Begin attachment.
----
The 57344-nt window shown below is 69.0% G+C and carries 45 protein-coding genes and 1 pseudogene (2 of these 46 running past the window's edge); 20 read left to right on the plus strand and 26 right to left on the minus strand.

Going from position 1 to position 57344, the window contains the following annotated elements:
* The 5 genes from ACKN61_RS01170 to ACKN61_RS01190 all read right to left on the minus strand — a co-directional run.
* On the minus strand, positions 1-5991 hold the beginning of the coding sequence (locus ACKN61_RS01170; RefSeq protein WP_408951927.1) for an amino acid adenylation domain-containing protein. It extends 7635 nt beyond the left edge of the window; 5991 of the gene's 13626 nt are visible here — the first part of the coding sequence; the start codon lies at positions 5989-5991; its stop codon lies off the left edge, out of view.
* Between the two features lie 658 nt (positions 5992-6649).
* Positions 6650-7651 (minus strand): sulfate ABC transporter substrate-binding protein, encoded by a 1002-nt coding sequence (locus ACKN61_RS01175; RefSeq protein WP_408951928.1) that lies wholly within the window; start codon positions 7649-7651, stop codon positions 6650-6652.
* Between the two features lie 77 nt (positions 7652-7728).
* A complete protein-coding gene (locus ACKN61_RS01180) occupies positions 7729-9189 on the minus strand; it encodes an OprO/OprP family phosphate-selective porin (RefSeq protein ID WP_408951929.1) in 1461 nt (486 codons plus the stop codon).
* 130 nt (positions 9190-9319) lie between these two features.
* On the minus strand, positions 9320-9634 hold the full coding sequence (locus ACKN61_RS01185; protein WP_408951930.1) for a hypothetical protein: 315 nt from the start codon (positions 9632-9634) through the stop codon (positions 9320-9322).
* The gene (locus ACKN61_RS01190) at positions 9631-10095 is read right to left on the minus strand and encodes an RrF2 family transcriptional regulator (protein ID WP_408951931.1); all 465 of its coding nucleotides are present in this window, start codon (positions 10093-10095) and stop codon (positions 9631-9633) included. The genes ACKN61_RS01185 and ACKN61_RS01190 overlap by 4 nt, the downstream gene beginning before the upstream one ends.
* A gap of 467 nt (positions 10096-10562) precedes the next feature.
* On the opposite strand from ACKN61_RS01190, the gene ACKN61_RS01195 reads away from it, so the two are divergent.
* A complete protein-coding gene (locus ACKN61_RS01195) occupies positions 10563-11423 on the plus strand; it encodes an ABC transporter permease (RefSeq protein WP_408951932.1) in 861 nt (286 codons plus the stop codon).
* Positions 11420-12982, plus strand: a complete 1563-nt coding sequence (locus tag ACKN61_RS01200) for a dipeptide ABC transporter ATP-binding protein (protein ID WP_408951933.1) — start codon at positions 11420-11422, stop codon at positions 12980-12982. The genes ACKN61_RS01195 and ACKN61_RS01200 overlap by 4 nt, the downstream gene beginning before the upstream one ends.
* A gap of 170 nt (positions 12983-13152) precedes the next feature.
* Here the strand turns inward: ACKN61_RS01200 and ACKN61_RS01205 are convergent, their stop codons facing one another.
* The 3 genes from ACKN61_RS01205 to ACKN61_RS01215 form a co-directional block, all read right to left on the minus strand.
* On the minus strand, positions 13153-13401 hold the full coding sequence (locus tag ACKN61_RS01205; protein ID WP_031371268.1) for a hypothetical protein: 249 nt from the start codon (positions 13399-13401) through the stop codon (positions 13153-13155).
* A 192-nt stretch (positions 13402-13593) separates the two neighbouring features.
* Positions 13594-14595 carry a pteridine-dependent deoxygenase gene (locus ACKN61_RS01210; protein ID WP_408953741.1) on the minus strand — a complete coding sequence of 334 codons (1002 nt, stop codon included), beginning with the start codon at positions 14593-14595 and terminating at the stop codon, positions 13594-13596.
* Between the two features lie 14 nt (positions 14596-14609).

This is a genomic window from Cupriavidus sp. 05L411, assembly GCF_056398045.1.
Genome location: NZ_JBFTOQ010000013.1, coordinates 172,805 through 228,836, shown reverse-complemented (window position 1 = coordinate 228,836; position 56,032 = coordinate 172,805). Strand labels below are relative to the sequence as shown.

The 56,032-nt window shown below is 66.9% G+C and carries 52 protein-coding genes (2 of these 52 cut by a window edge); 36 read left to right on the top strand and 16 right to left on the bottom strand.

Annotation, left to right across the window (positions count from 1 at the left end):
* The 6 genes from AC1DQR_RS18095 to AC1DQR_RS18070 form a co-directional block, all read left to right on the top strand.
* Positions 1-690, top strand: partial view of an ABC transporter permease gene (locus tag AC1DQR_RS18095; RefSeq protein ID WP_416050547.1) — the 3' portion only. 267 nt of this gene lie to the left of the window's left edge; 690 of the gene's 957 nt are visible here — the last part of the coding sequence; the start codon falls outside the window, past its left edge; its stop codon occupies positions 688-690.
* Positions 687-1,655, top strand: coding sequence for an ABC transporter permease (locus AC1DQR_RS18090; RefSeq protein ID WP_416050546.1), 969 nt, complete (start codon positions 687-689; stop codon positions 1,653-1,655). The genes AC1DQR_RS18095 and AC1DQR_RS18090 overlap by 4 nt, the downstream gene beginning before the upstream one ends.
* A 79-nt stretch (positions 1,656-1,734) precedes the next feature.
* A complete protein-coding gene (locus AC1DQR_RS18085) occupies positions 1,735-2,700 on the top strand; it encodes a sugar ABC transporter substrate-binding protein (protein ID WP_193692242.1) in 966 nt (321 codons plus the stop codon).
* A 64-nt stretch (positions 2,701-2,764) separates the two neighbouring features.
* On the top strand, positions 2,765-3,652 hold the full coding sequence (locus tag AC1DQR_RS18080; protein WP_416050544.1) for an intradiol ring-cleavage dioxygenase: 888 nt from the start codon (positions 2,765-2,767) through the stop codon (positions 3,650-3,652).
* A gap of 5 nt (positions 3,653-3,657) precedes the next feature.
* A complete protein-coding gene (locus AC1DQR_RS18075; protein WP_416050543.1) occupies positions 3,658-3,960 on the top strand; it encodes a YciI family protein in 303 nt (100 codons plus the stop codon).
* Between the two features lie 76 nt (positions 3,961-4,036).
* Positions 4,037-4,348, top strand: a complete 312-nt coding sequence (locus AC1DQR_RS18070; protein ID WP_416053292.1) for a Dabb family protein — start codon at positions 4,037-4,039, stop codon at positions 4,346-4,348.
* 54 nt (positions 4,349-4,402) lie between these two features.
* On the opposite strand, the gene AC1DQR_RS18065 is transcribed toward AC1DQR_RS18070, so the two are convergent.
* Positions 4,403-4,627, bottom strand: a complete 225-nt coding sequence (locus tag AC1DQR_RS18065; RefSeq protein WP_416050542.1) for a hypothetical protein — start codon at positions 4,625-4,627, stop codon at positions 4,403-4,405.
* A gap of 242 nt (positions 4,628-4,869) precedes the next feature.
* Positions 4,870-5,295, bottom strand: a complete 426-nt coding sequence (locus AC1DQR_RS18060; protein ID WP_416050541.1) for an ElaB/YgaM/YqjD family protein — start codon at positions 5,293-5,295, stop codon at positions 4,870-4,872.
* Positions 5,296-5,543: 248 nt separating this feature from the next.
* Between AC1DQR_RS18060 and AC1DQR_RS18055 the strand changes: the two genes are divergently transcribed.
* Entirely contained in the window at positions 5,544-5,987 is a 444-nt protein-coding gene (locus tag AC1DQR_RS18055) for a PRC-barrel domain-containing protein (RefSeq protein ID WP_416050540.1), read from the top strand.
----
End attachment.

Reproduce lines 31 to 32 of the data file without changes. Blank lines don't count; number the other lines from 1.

* A complete protein-coding gene (locus AC1DQR_RS18085) occupies positions 1,735-2,700 on the top strand; it encodes a sugar ABC transporter substrate-binding protein (protein ID WP_193692242.1) in 966 nt (321 codons plus the stop codon).
* A 64-nt stretch (positions 2,701-2,764) separates the two neighbouring features.